SARAH: Right. So let's talk about a film specifically. One of the first films you discuss in your class is the 1967 animated film “The Jungle Book.”
SARAH: This, of course, is a film that’s all about animals. It has Baloo, there's the Bear, there's Bagheera the Panther, there's Shere Khan, who's a tiger who's a villain. Can you talk about how you use “The Jungle Book” to discuss race with your students?
WALIDAH: Absolutely. I mean, I think that “The Jungle Book” is an incredibly important film because it shows the Disney ideology, in many ways, the clearest. So Walt Disney had a very clear framework about how the world should be, and he was very clear and upfront about that. Walt Disney had an incredibly conservative framework. He felt that women should be in the home, he felt that there shouldn't be queer and trans folks in the world, he felt that folks of color should keep to their menial places. He was very clear on this sort of immense, conservative world view. And that world view is infused in all of these Disney films, and I think you can see it, in some ways, most clearly in “The Jungle Book.” “The Jungle Book” is actually the last film that Walt Disney worked on personally before he passed away in 1966. And there are great scholars who really look at it, one of them being Greg Metcalf who has an article really saying that, in many ways, “The Jungle Book” is a complete repudiation by Disney of all of these changing times. The 1960s. What's happening in the 1960s in this country? Well, everything [chuckles]. We have the women's rights movement, women liberation movement, we have the beginnings of gay liberation movements, we obviously have third world, Black, Latino, Asian, Indigenous liberation movements happening here and globally, and that “The Jungle Book” is actually a complete repudiation of all of that. And if you go through, what comes out so clearly when you watch “The Jungle Book” is there is a natural order of things. Things have a natural order. Everyone has their place in a hierarchy, and it is once you step out of that place that everything falls apart. And things cannot come back together, and society can't function unless everyone is in their proper place. And we see that with, especially with the differences between the original book by Kipling and the changes that Disney makes to it, to kind of emphasize this. So in the book, there's a reason that Mowgli can't go to the village for a while, but at the end of the film, Shere Khan is gone. Mowgli tied that burning stick to his tail. He's gone, seemingly we won, there's no more danger. Why can't Mowgli stay in the jungle, right? So that's not the natural order of things. And they reinforce this again and again and again.
SARAH: So let's talk about another film you talk about in your class, which is “The Lion King.” And this film is one of the more recent one that maybe you were talking about watching as an adult. It came out in 1994. Does the message remain the same over those 30 years, that people should stay in their place, defend the status quo, put like with like? Or do you see a radical difference between the way “The Lion King” deals iwth these issues versus “The Jungle Book?”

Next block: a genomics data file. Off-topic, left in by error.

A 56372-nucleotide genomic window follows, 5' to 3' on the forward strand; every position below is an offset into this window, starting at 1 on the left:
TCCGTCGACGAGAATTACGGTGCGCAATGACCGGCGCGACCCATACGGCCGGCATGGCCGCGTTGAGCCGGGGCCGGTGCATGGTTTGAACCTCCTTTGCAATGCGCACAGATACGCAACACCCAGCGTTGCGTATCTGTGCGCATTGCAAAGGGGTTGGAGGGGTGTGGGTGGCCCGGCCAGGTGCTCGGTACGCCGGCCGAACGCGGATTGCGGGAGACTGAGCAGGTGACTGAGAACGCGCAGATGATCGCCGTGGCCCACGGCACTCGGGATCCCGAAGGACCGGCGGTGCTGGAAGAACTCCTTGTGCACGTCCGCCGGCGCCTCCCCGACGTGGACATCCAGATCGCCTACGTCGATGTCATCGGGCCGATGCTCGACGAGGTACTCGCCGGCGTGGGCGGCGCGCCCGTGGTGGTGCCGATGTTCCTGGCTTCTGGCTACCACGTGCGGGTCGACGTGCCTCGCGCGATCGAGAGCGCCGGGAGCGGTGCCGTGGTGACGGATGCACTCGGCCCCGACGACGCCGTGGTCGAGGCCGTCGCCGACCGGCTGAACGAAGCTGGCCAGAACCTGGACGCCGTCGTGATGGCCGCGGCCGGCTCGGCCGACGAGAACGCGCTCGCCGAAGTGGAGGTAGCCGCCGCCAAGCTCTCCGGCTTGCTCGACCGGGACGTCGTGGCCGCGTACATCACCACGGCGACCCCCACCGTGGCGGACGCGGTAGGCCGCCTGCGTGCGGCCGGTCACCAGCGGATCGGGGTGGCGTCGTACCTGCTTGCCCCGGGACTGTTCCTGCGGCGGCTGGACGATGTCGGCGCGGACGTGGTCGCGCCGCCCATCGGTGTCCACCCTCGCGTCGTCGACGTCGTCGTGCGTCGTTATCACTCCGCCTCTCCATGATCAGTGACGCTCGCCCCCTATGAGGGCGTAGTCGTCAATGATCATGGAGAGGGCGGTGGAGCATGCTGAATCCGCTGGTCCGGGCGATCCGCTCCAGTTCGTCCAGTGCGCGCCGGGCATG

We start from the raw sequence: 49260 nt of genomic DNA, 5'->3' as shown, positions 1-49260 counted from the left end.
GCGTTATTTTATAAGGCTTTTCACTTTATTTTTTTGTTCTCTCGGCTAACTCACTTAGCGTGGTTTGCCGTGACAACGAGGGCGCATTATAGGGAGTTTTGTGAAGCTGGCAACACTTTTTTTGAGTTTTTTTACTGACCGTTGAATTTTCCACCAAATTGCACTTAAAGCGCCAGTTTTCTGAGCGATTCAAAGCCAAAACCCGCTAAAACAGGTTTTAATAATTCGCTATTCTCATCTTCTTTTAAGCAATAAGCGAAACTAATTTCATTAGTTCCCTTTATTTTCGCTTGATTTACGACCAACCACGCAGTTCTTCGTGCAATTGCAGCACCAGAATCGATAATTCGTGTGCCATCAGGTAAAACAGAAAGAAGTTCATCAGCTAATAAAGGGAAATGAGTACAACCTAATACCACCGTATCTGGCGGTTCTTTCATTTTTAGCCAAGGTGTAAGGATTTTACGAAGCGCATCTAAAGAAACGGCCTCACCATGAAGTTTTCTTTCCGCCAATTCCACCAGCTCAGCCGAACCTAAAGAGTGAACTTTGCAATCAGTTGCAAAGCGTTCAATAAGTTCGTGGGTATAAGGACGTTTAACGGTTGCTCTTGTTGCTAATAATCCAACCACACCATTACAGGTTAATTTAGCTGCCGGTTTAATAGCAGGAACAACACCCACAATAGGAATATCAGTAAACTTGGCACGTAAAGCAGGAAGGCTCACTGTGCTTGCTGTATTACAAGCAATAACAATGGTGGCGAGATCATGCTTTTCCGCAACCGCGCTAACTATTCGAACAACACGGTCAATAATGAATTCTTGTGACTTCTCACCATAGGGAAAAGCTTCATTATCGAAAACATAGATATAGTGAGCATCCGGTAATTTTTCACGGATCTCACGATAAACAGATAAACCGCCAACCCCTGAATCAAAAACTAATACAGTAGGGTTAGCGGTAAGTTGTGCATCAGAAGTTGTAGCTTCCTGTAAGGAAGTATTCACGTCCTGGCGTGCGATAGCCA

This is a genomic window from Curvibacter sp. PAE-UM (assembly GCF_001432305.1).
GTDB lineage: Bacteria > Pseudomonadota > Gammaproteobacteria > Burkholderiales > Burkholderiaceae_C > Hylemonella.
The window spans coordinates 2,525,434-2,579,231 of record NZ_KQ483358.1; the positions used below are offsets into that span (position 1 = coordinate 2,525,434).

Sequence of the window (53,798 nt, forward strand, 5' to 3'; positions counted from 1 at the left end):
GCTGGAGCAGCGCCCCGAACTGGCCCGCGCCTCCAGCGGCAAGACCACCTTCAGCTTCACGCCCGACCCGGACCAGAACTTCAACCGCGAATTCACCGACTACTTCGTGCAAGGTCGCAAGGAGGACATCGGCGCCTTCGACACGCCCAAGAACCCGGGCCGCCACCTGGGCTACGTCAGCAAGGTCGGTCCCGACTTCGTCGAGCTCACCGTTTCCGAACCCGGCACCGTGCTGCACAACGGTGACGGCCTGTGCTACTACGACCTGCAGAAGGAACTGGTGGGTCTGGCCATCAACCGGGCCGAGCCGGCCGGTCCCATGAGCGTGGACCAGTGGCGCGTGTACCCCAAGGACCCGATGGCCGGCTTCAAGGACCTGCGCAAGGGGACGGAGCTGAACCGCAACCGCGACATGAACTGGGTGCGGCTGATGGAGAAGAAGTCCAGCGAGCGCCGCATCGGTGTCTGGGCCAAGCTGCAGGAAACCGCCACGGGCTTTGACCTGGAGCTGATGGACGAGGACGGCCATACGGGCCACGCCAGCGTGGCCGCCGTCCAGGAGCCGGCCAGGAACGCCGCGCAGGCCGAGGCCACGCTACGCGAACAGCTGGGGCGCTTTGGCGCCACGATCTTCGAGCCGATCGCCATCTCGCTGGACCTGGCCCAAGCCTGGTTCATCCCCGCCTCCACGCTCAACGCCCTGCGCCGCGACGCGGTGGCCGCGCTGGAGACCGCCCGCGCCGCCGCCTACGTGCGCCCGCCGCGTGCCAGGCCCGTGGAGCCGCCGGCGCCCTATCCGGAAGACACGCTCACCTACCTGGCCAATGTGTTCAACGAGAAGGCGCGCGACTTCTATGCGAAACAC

WALIDAH: Yeah, I think that's a great question, and I think that the idea with Disney–and there's actually an article called this–is that the more things change, the more they stay the same. That one of the things that makes Disney incredibly a brilliant corporation is that it takes the critiques that are being given to it, and it seemingly incorporates those critiques while keeping the same underlying ideology. So “The Little Mermaid” actually was a response to a feminist critique of saying these old Disney princess films with Cinderella and Snow White, and dear God, Sleep Beauty who spends the vast majority of the film either singing, cleaning, or sleeping, these are not appropriate images for young girls to have anymore. So then they gave you “The Little Mermaid” who's this strong, empowered, independent, adventurous young woman until she sees a man, and then she's willing to give up everything for him. So the more things change, the more they stay the same. And we absolutely see this in “The Lion King” because so again, we have the lions being coded as the top of the hierarchy, the ruling monarchy, and so being coded as white. And we have the hyenas who are voiced by two people of color, and really the main two people of color voices that we hear in that. We see the hyenas being coded as people of color, and they are ghettoized. They're given the badlands. They're given the lands where the light doesn't touch, where nothing grows, and they are starving to death in this very clear analogy to folks who are in inner city, over-exploited, under-resourced communities. And when the hyenas leave their segregated community and try and take over with supporting Scar's leadership, that's when everything is destroyed. The land itself rebels against this unnatural order of things. The water dries up, there's no food to eat, like the land itself becomes desolate, the sun goes away. It's just dark, and there's nothign to eat, and everything's terrible because we did not keep to the natural order of things. And it is only when that hierarchy and that segregation is reinstituted that we see the sun immediately comes out, the water begins to flow, the animals are happy, and everything is back to the way it should be. And I think the one other thing about “The Lion King” that's so important is that this film, as you said, came out in 1994. This is the era of the end of legal apartheid in South Africa, that Nelson Mandela came home, that we're seeing the dismantling of the legal apartheid system that people had fought against so hard, which was one of the most brutal forms of segregation the world has ever seen, and let's be clear, modeled on American segregation. And so it is at this time when this country that the whole world has been looking at is dismantling legal segregation, that Disney puts out a film whose whole message is “if you don't segregate people to their proper place, then everything will be destroyed.”